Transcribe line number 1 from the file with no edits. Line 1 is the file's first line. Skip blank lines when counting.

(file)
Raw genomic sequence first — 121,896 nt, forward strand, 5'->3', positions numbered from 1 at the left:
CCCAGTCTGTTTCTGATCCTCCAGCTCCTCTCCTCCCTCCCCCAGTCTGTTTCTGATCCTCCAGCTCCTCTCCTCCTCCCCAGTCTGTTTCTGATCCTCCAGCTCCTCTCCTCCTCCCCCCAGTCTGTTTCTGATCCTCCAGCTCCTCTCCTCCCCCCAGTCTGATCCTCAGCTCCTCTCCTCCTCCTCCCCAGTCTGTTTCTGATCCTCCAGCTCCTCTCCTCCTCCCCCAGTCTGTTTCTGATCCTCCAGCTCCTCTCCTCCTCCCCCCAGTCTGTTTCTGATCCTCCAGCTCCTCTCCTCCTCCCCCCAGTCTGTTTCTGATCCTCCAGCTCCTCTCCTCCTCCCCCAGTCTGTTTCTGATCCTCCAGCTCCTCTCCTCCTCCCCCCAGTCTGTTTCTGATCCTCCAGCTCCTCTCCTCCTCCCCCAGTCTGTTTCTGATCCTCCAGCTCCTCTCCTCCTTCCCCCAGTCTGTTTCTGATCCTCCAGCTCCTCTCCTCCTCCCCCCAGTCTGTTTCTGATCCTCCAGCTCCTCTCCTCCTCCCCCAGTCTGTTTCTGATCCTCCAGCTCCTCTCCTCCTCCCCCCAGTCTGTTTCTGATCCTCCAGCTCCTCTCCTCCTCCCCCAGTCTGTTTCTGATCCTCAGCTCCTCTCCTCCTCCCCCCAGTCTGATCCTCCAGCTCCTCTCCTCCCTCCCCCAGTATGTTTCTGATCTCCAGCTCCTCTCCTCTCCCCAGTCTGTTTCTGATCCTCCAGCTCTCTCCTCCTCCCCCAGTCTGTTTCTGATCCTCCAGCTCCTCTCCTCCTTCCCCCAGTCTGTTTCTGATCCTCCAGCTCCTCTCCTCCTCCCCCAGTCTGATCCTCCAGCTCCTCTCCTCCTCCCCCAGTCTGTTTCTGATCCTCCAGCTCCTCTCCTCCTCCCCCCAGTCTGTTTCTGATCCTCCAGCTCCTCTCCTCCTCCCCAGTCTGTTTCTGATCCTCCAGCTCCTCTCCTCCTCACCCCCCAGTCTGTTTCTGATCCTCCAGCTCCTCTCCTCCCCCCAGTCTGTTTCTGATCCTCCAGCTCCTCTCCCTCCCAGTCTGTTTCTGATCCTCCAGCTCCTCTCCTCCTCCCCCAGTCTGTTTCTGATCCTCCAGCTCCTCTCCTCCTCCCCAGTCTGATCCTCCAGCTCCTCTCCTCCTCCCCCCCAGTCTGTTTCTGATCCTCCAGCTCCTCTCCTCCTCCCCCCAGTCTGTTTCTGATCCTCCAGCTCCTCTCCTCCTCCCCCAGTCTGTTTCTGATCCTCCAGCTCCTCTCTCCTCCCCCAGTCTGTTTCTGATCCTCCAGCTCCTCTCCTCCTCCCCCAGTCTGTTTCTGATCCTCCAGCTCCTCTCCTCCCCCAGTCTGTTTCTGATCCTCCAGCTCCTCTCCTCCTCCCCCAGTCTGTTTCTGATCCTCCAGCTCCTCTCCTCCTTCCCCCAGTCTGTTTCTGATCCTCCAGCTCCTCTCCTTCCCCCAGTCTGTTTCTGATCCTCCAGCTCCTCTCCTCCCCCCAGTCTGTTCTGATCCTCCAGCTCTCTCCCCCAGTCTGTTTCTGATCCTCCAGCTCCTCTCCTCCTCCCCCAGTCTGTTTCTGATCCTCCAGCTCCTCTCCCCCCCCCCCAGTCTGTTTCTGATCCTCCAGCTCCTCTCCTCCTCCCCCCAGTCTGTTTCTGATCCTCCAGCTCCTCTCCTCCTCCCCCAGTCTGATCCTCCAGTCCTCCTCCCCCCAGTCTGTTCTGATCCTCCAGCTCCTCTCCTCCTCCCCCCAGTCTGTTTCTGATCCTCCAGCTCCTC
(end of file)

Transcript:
Raw genomic sequence first — 121,896 nt, forward strand, 5'->3', positions numbered from 1 at the left: